03 September 2006

Freemasonry: A closed shop at the heart of politics?

In a free society, you should be able to associate with others in whatever way you like. Conversely, your associations should be irrelevant when it comes to being chosen to do something. Like all good Conservatives, I don't like closed shops. If you want to work somewhere, it should be based on your merits, not the colour of your skin, the colour of your tie, the union you're in (or not), or your particular class credentials.

This is why I'd like to look at Freemasonry. No-one seems to talk about it. Yet, I'm constantly astounded by the number of professional politicians who I find are members. What's it all about? Does it really have no impact on political decision-making? If you have to look someone in the eye and tell them you don't think they're qualified for position x, is your objectivity going to be swayed by the realisation you're going to be looking them in the eye again at the lodge meeting that night?

Let's contrast the situation with that of the Monday Club. Personally, I have little sympathy with most of their ideas. However, three Conservative MPs were forced to resign from the organisation in 2001 due to the organisation's views. Yet, membership of Freemasonry is unchecked by the Party, despite (generally) the organisation only admitting men, requiring belief in a 'supreme being' and meeting in secret.

There's little doubt that, like nearly all 'establishment' institutions, Freemasonry is on the decline. So what do you think: is it a powerful closed shop, or just a bunch of middle-aged men looking for an excuse to get away from their wives?

IMR (not PT)


Croydonian said...

I tend to think of it as being like the Rotary Club, only with more dressing up. I know people who are or were Freemasons, and they have struck me as decent upstanding types. I am not one, nor have I ever been invited, but I've been led to believe that anyone who attempts to use a lodge for personal gain etc is likely to get the bum's rush.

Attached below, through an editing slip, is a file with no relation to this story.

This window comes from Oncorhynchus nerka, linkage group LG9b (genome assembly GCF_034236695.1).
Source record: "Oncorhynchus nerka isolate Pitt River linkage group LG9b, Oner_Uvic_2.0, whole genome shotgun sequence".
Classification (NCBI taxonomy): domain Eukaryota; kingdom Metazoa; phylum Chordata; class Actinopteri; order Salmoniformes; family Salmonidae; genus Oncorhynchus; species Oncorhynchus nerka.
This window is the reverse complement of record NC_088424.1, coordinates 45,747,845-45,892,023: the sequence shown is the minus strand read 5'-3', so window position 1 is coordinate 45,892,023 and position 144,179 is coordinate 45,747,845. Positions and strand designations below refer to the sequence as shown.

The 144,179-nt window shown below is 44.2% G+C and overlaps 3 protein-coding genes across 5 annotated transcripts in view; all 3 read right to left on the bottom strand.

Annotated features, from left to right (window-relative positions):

Praguetory said...

In terms of personal gain, I'm not really talking about in an overt sense, more the kind of thing that leads from blurring the boundaries between strong professional and personal relationships.

Thing is, I'll guess we'll never know... and for the record, I don't consider myself a conspiracy theorist.

IMS (not PT)

Croydonian said...

IMS - sure, I appreciate the nuance.

However, this is an interesting ethical question, and it would apply in all sorts of other situations - old school tie, membership of a political parrty, golf club, online gaming clan etc etc.

On the upside, if a freemason favours another freemason in some area of commerce or whatever, there is also a far greater scope to apply pressure to that person if they fall short.

Jock Coats said...

My old school has a lodge, as I am sure many do, but I became a Catholic ten years or so ago so it's not really my "bag" any more. But one thing I do remember was that a boy in my house had his whole fees paid for by his father's lodge when his father died suddenly. That seemed like a worthwhile use of pooled resources.

You're right though - there's very little spoken of them nowadays. If that is an indication that people are less worried about their influence and more laissez faire about whether any individual is a member or not I think that's probably a good thing. The only sinister thing about them to me is that Oxford's temple is at 333 Banbury Rd - halfway to hell...:)

Croydonian said...

I've got a vaguely similar tale to Jock. The son of a widowed friend of my mother had his education completely covered by his lodge. They do a good job of looking after their own, through thick and thin.

Anonymous said...

The Nazis suppressed the Freemasons.

Corky In Texas said...

Throughout history, ever dictator has banned Freemasonry even to the extent of prison and execution. I believe it was Franco of Spain who made the prison sentence for Freemasons equal one year in prison for each year as a Freemason. Even dictators who are not perceived as such, like the Pope, hate any group that promotes thinking for one’s self.